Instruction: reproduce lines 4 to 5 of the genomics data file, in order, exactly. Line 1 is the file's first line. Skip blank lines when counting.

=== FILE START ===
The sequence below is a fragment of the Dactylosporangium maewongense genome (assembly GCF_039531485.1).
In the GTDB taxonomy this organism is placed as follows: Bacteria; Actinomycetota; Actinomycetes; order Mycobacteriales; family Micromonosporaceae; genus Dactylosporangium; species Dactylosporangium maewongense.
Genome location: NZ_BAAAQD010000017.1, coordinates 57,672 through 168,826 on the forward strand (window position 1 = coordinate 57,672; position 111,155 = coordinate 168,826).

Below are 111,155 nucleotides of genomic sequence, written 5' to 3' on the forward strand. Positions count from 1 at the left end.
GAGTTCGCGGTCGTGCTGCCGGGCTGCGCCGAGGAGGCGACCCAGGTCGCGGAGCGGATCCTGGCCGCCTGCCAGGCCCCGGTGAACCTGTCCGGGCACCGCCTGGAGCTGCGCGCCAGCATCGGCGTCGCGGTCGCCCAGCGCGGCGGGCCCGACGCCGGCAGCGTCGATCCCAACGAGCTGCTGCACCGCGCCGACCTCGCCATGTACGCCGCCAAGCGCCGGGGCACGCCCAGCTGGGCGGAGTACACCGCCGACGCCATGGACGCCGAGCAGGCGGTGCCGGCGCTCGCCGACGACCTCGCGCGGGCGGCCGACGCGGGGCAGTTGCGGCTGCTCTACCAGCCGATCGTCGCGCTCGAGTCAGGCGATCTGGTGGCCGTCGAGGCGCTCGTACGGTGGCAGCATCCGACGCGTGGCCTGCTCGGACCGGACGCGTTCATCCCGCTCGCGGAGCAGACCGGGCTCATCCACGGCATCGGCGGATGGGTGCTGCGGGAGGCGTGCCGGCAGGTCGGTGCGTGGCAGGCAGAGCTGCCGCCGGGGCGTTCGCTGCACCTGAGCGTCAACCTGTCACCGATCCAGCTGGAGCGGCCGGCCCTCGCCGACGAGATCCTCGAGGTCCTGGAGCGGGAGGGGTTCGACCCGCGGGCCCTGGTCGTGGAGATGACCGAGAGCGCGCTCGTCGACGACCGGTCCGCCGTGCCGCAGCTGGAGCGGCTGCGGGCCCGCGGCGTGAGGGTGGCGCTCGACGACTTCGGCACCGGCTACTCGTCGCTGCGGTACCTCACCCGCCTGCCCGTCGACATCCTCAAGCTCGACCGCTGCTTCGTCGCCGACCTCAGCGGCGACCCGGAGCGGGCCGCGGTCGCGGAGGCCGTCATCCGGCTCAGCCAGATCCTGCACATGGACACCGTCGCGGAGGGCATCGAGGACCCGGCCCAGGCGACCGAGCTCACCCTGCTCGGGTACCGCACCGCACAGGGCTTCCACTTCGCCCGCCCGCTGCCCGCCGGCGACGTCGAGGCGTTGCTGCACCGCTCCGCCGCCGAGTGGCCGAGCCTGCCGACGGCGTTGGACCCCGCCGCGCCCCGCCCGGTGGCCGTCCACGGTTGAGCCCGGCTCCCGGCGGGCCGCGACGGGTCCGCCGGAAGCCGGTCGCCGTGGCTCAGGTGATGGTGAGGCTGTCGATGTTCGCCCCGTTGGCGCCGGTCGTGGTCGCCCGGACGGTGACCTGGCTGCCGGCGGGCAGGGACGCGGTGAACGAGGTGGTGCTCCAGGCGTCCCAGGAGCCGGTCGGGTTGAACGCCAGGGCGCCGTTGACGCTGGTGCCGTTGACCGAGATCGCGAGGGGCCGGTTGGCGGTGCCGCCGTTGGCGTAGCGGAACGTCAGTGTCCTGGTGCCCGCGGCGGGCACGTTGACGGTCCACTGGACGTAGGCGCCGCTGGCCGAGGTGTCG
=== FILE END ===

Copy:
Below are 111,155 nucleotides of genomic sequence, written 5' to 3' on the forward strand. Positions count from 1 at the left end.
GAGTTCGCGGTCGTGCTGCCGGGCTGCGCCGAGGAGGCGACCCAGGTCGCGGAGCGGATCCTGGCCGCCTGCCAGGCCCCGGTGAACCTGTCCGGGCACCGCCTGGAGCTGCGCGCCAGCATCGGCGTCGCGGTCGCCCAGCGCGGCGGGCCCGACGCCGGCAGCGTCGATCCCAACGAGCTGCTGCACCGCGCCGACCTCGCCATGTACGCCGCCAAGCGCCGGGGCACGCCCAGCTGGGCGGAGTACACCGCCGACGCCATGGACGCCGAGCAGGCGGTGCCGGCGCTCGCCGACGACCTCGCGCGGGCGGCCGACGCGGGGCAGTTGCGGCTGCTCTACCAGCCGATCGTCGCGCTCGAGTCAGGCGATCTGGTGGCCGTCGAGGCGCTCGTACGGTGGCAGCATCCGACGCGTGGCCTGCTCGGACCGGACGCGTTCATCCCGCTCGCGGAGCAGACCGGGCTCATCCACGGCATCGGCGGATGGGTGCTGCGGGAGGCGTGCCGGCAGGTCGGTGCGTGGCAGGCAGAGCTGCCGCCGGGGCGTTCGCTGCACCTGAGCGTCAACCTGTCACCGATCCAGCTGGAGCGGCCGGCCCTCGCCGACGAGATCCTCGAGGTCCTGGAGCGGGAGGGGTTCGACCCGCGGGCCCTGGTCGTGGAGATGACCGAGAGCGCGCTCGTCGACGACCGGTCCGCCGTGCCGCAGCTGGAGCGGCTGCGGGCCCGCGGCGTGAGGGTGGCGCTCGACGACTTCGGCACCGGCTACTCGTCGCTGCGGTACCTCACCCGCCTGCCCGTCGACATCCTCAAGCTCGACCGCTGCTTCGTCGCCGACCTCAGCGGCGACCCGGAGCGGGCCGCGGTCGCGGAGGCCGTCATCCGGCTCAGCCAGATCCTGCACATGGACACCGTCGCGGAGGGCATCGAGGACCCGGCCCAGGCGACCGAGCTCACCCTGCTCGGGTACCGCACCGCACAGGGCTTCCACTTCGCCCGCCCGCTGCCCGCCGGCGACGTCGAGGCGTTGCTGCACCGCTCCGCCGCCGAGTGGCCGAGCCTGCCGACGGCGTTGGACCCCGCCGCGCCCCGCCCGGTGGCCGTCCACGGTTGAGCCCGGCTCCCGGCGGGCCGCGACGGGTCCGCCGGAAGCCGGTCGCCGTGGCTCAGGTGATGGTGAGGCTGTCGATGTTCGCCCCGTTGGCGCCGGTCGTGGTCGCCCGGACGGTGACCTGGCTGCCGGCGGGCAGGGACGCGGTGAACGAGGTGGTGCTCCAGGCGTCCCAGGAGCCGGTCGGGTTGAACGCCAGGGCGCCGTTGACGCTGGTGCCGTTGACCGAGATCGCGAGGGGCCGGTTGGCGGTGCCGCCGTTGGCGTAGCGGAACGTCAGTGTCCTGGTGCCCGCGGCGGGCACGTTGACGGTCCACTGGACGTAGGCGCCGCTGGCCGAGGTGTCG